As the multitudes of streaming platforms become more invested in the documentary field, the spread of different documentary films widens — causing enthusiasts such as Scott Feinberg a bit more work to figure out what is the most essential few for each year.

Luckily for those visiting this year’s SCAD Savannah Film Festival, both Feinberg and the team behind the festival have a knack for finding those award-winning hits.

“There's a lot (of good documentaries), it's not like we struggled to come up with 10,” Feinberg, who is in his sixth year hosting the Docs to Watch panel, said. “In fact...both the festival and I hear from distributors and filmmakers and publicists relentlessly lobbying to have their films included. We just try to have a diversity of topics and distributors and all sorts of things. And so this just ends up being the mix that we settled on.”

Feinberg, who runs the awards coverage for The Hollywood Reporter, said he and the team for the festival are proud to have hosted a number of recent Best Documentary Feature winners at the Oscars in years past.

“We think we do a pretty good job of picking (films) that's worth people showing up for,” he said.

Among the titles in this year’s festival include: “American Factory,” “Apollo 11,” “The Biggest Little Farm,” “The Cave,” “Diego Maradona,” “The Kingmaker,” “Knock Down the House,” “Maiden,” “One Child Nation” and “Sea of Shadows.”

This year, the investment in documentaries by streaming services like Netflix or Amazon are apparent in the field, along with other outlets such as HBO, and one of the draws for visitors of the film festival are to catch many of these titles on the big screen — something that doesn’t happen outside of New York City and Los Angeles for most of them.

“(The companies) like their films to be seen (on the big screen) certainly. The nice thing for them though, is that a movie like ‘American Factory,’ or ‘Knock Down the House,’ from Netflix, or ‘One Child Nation,’ from Amazon, like maybe it's not a coincidence that they're less about the visuals, which are still nice and fine, but there are great stories that will play well on their streaming service, but also are certainly not going to be worse off for being seen on the big screen,” he said.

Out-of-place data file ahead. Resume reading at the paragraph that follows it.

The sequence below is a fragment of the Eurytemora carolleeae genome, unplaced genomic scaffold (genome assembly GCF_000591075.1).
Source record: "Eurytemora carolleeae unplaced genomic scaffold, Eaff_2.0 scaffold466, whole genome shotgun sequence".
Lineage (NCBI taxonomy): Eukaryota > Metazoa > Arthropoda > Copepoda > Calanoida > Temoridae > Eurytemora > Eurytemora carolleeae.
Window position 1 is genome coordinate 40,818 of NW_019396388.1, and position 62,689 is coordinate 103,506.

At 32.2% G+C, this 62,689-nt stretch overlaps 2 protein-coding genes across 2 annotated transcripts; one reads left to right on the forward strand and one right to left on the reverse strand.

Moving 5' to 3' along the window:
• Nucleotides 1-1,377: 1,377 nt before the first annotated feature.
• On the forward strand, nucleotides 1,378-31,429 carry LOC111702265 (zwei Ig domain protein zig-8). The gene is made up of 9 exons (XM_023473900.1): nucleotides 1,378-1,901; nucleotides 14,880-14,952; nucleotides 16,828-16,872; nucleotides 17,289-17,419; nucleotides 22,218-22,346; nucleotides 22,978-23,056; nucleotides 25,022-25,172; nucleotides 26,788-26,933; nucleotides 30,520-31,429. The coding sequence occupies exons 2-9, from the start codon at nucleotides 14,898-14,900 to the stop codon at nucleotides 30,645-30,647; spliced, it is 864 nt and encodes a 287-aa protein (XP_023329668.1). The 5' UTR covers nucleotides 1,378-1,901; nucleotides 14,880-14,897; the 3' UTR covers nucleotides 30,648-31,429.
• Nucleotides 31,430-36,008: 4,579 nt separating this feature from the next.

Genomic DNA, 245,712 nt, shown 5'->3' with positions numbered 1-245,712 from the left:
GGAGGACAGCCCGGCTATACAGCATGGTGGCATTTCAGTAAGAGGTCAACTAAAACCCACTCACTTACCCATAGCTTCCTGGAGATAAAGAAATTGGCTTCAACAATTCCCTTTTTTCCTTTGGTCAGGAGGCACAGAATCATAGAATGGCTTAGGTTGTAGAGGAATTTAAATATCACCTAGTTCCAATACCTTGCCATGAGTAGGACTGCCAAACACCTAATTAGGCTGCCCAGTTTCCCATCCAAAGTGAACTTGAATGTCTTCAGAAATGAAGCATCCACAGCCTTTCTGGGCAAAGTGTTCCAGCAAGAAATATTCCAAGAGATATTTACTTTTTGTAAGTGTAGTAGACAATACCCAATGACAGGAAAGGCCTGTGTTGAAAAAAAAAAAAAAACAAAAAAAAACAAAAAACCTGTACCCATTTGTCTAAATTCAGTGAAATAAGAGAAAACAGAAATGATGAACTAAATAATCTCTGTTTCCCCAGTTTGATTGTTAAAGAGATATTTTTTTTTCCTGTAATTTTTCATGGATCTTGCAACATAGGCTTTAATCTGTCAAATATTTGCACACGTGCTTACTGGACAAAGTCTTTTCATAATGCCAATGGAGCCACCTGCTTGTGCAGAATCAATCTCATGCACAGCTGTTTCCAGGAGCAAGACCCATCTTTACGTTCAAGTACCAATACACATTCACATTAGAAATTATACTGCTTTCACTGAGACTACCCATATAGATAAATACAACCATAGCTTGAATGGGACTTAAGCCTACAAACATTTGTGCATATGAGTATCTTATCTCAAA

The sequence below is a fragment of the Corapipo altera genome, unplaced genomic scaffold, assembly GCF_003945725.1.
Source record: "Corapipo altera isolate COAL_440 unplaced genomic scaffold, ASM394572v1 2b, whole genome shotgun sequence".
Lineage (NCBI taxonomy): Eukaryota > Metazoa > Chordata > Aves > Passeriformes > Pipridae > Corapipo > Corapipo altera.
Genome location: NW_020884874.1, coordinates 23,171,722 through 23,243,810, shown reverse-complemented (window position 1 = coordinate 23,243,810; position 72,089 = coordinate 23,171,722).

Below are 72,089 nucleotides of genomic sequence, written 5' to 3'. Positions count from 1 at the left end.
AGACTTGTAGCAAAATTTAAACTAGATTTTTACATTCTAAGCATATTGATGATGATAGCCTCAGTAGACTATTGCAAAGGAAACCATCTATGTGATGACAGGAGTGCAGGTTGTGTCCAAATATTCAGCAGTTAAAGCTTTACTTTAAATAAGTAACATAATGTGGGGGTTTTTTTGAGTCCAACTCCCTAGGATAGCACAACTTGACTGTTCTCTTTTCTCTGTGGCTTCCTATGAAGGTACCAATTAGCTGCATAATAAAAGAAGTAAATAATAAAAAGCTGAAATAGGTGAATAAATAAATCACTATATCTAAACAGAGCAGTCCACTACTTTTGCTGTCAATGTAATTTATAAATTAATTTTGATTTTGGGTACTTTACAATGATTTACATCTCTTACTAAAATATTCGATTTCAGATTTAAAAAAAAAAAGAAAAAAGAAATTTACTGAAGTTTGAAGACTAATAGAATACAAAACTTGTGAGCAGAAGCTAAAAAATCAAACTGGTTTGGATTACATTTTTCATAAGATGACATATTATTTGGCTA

“I think that it is interesting. And the thing is, there's a reason (the films from these services are) on this panel, they're represented on this panels because they really have come to distribute and a lot of the top documentaries. They realize there's (an audience), maybe not as much to go and see them in theaters, as there once was, but they people will watch them in big numbers on on the streaming services.”

Christina Routhier, executive director of SCAD Theaters and Festivals, agrees, adding that her team, along with Feinberg, saw a large number of documentaries coming from the streaming field. “Over the past seven years of the series, we have seen an explosion of documentary films entering the marketplace from theatrical to streaming," she said. "It has become harder and harder to curate the options down to 10 documentaries a year with the addition of streaming services giving a platform to showcase more documentaries than ever before. As a university-run festival, operating out of two pristine fully equipped historic theaters, it is a privilege to be able to screen these documentaries on the big screen and give the director an opportunity to participate in a Q&A session and connect directly to their audience.”

Not only does the Docs to Watch panel bring in big titles, but the names associated with them generally make their way to Savannah to celebrate their movies and take part in the festival. Feinberg said he has seen growth each year that panel has happened — not only in interest to participate in the festival, but to experience the city and university.

“I think it's a real testament to the efforts of (SCAD Savannah Film Festival executive and artistic director) Christina Ruth who's been great to work with on a personal level, but also I've seen her interactions with the Hollywood distributors and studios, and I think that basically it's a testament to the experience of going to the festival because the people who have gone not only the talent, but the publicists and the agents and everybody else who accompanies them, they come back and report to their colleagues,” he said.

As exciting as the Docs to Watch panel is every year, Feinberg says his own visit to Savannah is always a pleasure. “I love staying at the Marshall House every time and I always introduce other filmmakers to Leopold's and to the various venues and parks (in Savannah) and the waterfront... it's just a great little town,” he said.

“(Visiting talent are) often invited to go on tours of the (SCAD) campus or informally just go around (Savannah) with people who've been there before like me, and yeah, I mean, how can they not be impressed?”

The Docs to Watch Roundtable takes place at the Lucas Theatre for the Arts on Friday, Nov. 1 at 4 p.m.